Get the latest market trends in your inbox

Stay on top of the latest market trends and economic insights with the Axios Markets newsletter. Sign up for free.

Please enter a valid email.

Please enter a valid email.

Subscription failed
Thank you for subscribing!

Catch up on coronavirus stories and special reports, curated by Mike Allen everyday

Catch up on coronavirus stories and special reports, curated by Mike Allen everyday

Please enter a valid email.

Please enter a valid email.

Subscription failed
Thank you for subscribing!

Denver news in your inbox

Catch up on the most important stories affecting your hometown with Axios Denver

Please enter a valid email.

Please enter a valid email.

Subscription failed
Thank you for subscribing!

Des Moines news in your inbox

Catch up on the most important stories affecting your hometown with Axios Des Moines

Please enter a valid email.

Please enter a valid email.

Subscription failed
Thank you for subscribing!

Minneapolis-St. Paul news in your inbox

Catch up on the most important stories affecting your hometown with Axios Minneapolis-St. Paul

Please enter a valid email.

Please enter a valid email.

Subscription failed
Thank you for subscribing!

Tampa-St. Petersburg news in your inbox

Catch up on the most important stories affecting your hometown with Axios Tampa-St. Petersburg

Please enter a valid email.

Please enter a valid email.

Subscription failed
Thank you for subscribing!

Please enter a valid email.

Please enter a valid email.

Subscription failed
Thank you for subscribing!

Photo: Win McNamee/Getty Images

Doctors continue to learn about more the scary and surprising symptoms of the coronavirus as the pandemic rages on, the Washington Post reports.

Why it matters: The respiratory harm, as we all know, is very bad. But that's also what doctors and scientists were expecting to see when COVID-19 first emerged. They've also been taken aback by a raft of unexpected, harder-to-explain health effects.

  • In addition to coughing and a fever, potential symptoms are now believed to include, for some patients, a loss of smell, purple toes, pinkeye, vomiting and diarrhea.
  • And in addition to attacking patients' lungs, doctors now believe COVID-19 can cause strokes, kidney damage and problems with the immune system, and can weaken the muscles in the heart.
  • It also seems to be infecting more children than expected.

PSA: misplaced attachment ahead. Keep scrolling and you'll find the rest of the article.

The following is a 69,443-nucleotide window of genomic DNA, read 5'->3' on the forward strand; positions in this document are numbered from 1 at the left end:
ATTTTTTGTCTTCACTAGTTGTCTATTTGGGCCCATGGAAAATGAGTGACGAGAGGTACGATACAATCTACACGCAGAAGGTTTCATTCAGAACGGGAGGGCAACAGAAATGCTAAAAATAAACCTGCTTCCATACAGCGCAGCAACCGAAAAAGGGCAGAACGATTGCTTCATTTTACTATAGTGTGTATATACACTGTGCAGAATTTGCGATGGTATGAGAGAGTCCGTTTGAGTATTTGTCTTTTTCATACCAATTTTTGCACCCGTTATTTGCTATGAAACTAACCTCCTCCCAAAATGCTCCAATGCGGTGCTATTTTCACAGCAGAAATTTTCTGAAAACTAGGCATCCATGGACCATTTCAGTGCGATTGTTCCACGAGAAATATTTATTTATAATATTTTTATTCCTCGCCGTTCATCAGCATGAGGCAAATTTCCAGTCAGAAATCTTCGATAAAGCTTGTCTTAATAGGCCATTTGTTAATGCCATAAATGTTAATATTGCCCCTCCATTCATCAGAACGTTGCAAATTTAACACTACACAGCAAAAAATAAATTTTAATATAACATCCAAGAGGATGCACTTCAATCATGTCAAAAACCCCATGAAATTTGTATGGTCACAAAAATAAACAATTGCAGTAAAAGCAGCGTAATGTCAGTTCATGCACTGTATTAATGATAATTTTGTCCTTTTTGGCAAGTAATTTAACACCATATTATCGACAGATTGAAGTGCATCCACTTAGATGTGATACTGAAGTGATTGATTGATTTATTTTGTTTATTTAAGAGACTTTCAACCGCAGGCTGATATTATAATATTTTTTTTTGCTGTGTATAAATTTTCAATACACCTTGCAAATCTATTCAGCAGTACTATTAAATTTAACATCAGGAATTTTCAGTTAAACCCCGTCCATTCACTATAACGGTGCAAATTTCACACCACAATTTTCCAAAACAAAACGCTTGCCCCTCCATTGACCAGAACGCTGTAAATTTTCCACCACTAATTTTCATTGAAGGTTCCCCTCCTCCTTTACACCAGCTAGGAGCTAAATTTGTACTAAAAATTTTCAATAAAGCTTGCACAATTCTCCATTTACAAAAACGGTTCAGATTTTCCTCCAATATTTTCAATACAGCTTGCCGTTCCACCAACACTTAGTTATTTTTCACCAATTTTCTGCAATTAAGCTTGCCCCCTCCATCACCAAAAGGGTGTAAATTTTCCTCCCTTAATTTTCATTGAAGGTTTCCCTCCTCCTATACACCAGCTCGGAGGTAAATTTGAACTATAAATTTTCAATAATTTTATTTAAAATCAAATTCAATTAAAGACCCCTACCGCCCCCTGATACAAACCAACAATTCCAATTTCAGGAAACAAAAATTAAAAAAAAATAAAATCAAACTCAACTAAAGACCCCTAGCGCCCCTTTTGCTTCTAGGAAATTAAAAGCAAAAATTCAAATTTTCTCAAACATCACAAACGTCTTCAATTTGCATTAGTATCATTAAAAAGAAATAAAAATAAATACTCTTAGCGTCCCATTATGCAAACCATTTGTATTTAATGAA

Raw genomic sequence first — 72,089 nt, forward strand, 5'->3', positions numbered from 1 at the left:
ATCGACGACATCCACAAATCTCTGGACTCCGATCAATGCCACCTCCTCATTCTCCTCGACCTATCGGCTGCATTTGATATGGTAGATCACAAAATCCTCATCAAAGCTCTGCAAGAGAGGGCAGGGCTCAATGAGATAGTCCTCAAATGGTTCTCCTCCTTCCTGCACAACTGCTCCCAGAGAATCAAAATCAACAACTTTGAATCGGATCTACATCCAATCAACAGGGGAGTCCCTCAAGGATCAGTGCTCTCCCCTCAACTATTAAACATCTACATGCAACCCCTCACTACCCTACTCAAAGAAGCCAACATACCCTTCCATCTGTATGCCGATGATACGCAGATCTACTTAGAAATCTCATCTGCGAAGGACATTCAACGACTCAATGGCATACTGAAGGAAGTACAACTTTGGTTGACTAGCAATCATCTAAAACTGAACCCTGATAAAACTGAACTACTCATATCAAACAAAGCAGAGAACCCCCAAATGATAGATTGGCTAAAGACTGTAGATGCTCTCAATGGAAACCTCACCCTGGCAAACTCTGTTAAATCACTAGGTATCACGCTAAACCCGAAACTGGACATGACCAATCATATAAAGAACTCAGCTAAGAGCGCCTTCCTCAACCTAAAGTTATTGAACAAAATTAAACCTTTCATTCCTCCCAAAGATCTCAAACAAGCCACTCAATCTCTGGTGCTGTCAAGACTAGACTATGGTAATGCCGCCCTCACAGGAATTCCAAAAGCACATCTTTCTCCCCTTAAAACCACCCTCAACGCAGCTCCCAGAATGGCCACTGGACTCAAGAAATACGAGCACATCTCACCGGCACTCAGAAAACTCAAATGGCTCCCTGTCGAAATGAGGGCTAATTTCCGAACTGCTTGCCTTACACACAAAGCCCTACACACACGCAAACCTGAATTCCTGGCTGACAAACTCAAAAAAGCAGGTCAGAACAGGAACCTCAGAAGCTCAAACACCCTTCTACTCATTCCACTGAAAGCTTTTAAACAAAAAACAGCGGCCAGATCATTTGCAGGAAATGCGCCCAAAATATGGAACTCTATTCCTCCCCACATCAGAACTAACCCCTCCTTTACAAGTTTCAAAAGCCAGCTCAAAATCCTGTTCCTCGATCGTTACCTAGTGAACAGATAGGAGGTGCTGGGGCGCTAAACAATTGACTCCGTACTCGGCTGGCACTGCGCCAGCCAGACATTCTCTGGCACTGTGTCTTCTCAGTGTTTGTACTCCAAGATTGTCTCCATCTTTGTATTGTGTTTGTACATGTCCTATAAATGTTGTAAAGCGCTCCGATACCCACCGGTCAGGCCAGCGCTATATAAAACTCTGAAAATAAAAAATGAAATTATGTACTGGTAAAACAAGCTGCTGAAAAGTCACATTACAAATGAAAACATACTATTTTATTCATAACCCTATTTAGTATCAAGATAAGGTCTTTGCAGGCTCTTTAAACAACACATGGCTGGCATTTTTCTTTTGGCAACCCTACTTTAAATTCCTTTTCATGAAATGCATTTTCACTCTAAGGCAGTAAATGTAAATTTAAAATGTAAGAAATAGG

Between the lines: The virus appears to do major damage to blood cells, which likely helps explain why it's able to attack so many of the body's systems, and its damage to the heart in particular, the Post reports.

Related: Many doctors are now second-guessing the use of ventilators, because some coronavirus patients are able to function just fine even with oxygen levels so low that they should be unconscious, the Wall Street Journal reports.

Go deeper: The coronavirus is a moving target — and that has implications for a vaccine

Go deeper

Aug 19, 2020 - Health

WHO says young people are driving the spread of coronavirus

Students in Boulder, Colorado, on Aug. 18. Photo: Mark Makela/Getty Images

The World Health Organization warned at a news briefing on Tuesday that "people in their 20s, 30s and 40s" are increasingly the primary spreaders of the coronavirus.

Why it matters: The words of caution come as schools and colleges across the United States weigh the risks of in-person classes, which could exacerbate the trend of young people transmitting the virus.

Updated Oct 7, 2020 - Health

World coronavirus updates

Expand chart
Data: The Center for Systems Science and Engineering at Johns Hopkins; Map: Axios Visuals

New Zealand now has active no coronavirus cases in the community after the final six people linked to the Auckland cluster recovered, the country's Health Ministry confirmed in an email Wednesday.

The big picture: The country's second outbreak won't officially be declared closed until there have been "no new cases for two incubation periods," the ministry said. Auckland will join the rest of NZ in enjoying no domestic restrictions from late Wednesday, Prime Minister Jacinda Ardern said, declaring that NZ had "beat the virus again."

Aug 18, 2020 - Health

Notre Dame cancels in-person classes after surge of COVID-19 cases

Photo: Nicole Abbett/NHLI via Getty Images

The University of Notre Dame announced Tuesday that it is canceling in-person classes for at least two weeks following a spike in coronavirus cases.

Why it matters: Notre Dame is the second prominent university to announce this week that it would revert back to remote learning, following the the University of North Carolina at Chapel Hill on Tuesday. The reversals underscore the challenges facing colleges and universities as more students are set return to campus.